Emotional Companion

There’s a sculpture of two white birds that rests on my desk. Milky marble that rests suspended in their wings, perched with their beaks in an almost touch. From whichever angle, it appears that they are physically together. Yet look closer—there’s a blade of air that slices a space between them. The gap that is not wide enough to fit a finger, seems to them like the infinite horizon. But if the sculpture had their beaks touch, I could say there’s tragedy in that too, for they connect forever. The lightness of a bird’s flight held down by the captivity of its lover or by the chiseler’s hands. Perhaps that’s the tragedy in physical objects incapable of mastering space. We, however, have some control over our bodies.

Yet is this a blessing? How absurd is it that we have a body at all! This nonphysical existence that is our consciousness seems to have attached a lump of bloody flesh to it. Yes, perhaps there is beauty in the human body; the suppleness of breasts, the slender grace of an arm, or the stories held in the wrinkles of a hand. But this beauty can become too tantalizing. What do they serve emotionally? What parts of a physical connection can manifest into an emotional one? Is it the inevitable reality that kisses so tender does not equate to emotional intimacy? If a breath can lift those strands of thought out through your hair, I’d breath in and hold my breath, until your mind leaps into mine. Oh if it were so simple.

Many times we grab each other, seeking something in that human blood and flesh. Pressing my body against yours, as if something could flow between us. That liquid we exchange during a kiss, the light that holds the gaze of our eyes, the air that was once part of your chest, particles uncountable all intermingle and collide. Yet what does that do? Two glistening palaces of thought rests on the same pillow, arms and legs intertwined, absorbed in the existence of the other, remaining all the while, alone.

Sing to me, she whispers. I let her hear the pulses of my mind, the source of my sound waves, those waves that fill her ears and reach her mind. These waves fill the room, crashing against the walls, ready to burst. Such thoughtful eyes, such comforting breath, such loneliness.

Can minds reach each other? Or are they doing too much reaching, and not enough receiving? If I stare at a wall, this barrier of emotional intimacy, how do I know there is something on the other side? What if we are on the same side, holding hands yet staring at the face of a wall? Yet holding hands says nothing about the closeness of minds. They could be very much floating elsewhere. Then how can distance between two nonphysical things be quantified? Perhaps the mistake is the effort to quantify it in the first place. What’s more, before I know the distance between two things, at least I should know what these two things are. Yet that I do not know.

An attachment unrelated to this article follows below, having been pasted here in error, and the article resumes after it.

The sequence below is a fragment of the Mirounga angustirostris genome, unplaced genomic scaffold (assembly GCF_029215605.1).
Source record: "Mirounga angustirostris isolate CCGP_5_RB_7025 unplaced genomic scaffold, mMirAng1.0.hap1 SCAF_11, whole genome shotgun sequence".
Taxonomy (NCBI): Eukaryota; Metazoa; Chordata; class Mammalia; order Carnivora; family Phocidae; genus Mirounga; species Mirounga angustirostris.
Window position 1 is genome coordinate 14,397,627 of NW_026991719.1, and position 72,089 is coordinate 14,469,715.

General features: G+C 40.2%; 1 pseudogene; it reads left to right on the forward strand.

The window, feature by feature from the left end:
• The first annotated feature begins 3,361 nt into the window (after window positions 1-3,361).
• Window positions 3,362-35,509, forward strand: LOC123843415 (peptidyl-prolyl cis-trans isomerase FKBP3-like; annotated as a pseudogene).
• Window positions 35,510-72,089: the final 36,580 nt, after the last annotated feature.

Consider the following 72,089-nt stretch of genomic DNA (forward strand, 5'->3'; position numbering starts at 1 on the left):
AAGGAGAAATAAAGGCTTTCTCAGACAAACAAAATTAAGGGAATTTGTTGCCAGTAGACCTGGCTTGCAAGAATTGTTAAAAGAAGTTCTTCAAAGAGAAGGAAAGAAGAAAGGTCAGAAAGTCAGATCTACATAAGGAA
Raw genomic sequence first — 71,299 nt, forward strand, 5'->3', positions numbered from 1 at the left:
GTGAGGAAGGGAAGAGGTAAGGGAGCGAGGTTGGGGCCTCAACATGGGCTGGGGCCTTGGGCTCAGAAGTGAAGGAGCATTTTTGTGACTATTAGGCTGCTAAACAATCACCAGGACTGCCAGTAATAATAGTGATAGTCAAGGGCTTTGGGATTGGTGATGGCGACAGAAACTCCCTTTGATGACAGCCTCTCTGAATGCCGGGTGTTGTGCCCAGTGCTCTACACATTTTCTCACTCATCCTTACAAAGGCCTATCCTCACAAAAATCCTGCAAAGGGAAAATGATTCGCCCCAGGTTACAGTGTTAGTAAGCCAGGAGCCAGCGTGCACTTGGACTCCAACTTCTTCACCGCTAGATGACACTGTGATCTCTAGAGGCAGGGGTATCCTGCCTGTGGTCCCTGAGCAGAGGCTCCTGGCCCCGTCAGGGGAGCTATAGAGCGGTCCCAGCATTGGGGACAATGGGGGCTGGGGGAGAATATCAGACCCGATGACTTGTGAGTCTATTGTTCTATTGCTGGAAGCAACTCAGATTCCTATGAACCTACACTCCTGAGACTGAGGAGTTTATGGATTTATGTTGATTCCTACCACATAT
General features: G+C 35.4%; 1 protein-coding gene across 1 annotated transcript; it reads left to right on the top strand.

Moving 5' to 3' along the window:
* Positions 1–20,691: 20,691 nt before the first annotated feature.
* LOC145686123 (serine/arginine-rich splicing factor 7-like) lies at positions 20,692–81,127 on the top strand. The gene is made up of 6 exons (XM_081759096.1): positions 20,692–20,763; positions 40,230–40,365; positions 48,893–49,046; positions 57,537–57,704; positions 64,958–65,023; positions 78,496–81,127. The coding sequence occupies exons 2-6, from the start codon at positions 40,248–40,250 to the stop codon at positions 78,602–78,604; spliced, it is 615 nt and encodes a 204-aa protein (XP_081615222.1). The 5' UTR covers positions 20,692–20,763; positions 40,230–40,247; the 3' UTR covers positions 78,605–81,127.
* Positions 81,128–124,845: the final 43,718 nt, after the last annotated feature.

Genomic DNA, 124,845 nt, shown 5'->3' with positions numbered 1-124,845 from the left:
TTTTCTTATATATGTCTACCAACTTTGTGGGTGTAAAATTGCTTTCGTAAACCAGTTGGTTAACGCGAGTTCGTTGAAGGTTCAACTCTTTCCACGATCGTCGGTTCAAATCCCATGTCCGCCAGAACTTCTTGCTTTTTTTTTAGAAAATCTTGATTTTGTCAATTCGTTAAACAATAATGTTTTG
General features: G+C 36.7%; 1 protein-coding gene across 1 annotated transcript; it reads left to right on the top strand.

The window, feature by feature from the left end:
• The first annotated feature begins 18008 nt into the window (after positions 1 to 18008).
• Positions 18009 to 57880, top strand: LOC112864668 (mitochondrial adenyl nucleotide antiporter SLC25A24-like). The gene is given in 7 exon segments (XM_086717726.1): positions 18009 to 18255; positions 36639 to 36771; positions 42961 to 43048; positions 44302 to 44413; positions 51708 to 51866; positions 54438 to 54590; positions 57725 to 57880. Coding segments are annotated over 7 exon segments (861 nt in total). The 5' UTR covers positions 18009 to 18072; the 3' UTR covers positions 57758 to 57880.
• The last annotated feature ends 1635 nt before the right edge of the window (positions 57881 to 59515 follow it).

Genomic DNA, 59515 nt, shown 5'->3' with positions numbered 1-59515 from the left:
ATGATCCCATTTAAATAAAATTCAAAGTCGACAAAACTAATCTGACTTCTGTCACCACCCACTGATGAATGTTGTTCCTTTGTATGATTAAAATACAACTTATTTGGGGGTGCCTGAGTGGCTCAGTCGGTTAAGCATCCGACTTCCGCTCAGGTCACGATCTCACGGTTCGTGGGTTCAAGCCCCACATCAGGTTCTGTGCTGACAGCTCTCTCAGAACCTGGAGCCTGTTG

Talk about the complexity of just one human consciousness. Now add another. No, conversation is not an example, because speech is crafted. There’s no purity in that when thoughts have been filtered and distilled. Perhaps conversations are the interactions of the projections of consciousness, but never pure consciousness themselves. Is that the fullest extent of emotional intimacy? Can consciousness not just simply be connected, as absurd as it seems, through some wire in which thoughts flow? Reproduction by conjugation.

Writing, perhaps, is a solution. If two people both master the technique of writing and reading streams of consciousness, it could perhaps work. Boxes of consciousness, aha, might work better. They would not only include writing, but also music, objects, textures, smells, and so on, all as attempts to grapple with our consciousness. Yet these would all be recollections of the conscious gone by, a distorted vision into past memories. There is no interaction in the present.

Yet through all this searching, the most fundamental question has not been asked. What am I trying to achieve with emotional intimacy? Perhaps it’s wiser to not be optimistic of possible solutions. Similar to Camus’ philosophy, though we cannot find the answer, we should try nonetheless. But it’s knowing that there is no definite answer, that minds will forever remain separate, that binds the aura of mystery around every human being. Only against the surface of the sadness and pity of such a desolate loneliness, can we perhaps rejoice and cherish the fleeting moments when we do feel such a connection. These connections cannot be forced, because we have no idea what we are forcing, no grasp over the idiosyncrasies of the wandering mind. Look what this desperate search has created. It has made human bodies leap and tremble, the male and female searching each other’s bodies, their faint projections of their consciousness, hair breathing on the face, floating in these tendrils of lust and desire, that pink nipple floating on a sea of milk, a brief flower in time that opens and closes to the passing sun, and those clouds that last forevermore, that hug me in its sheet of mist and leave me to flow in that muddy river of time.

 

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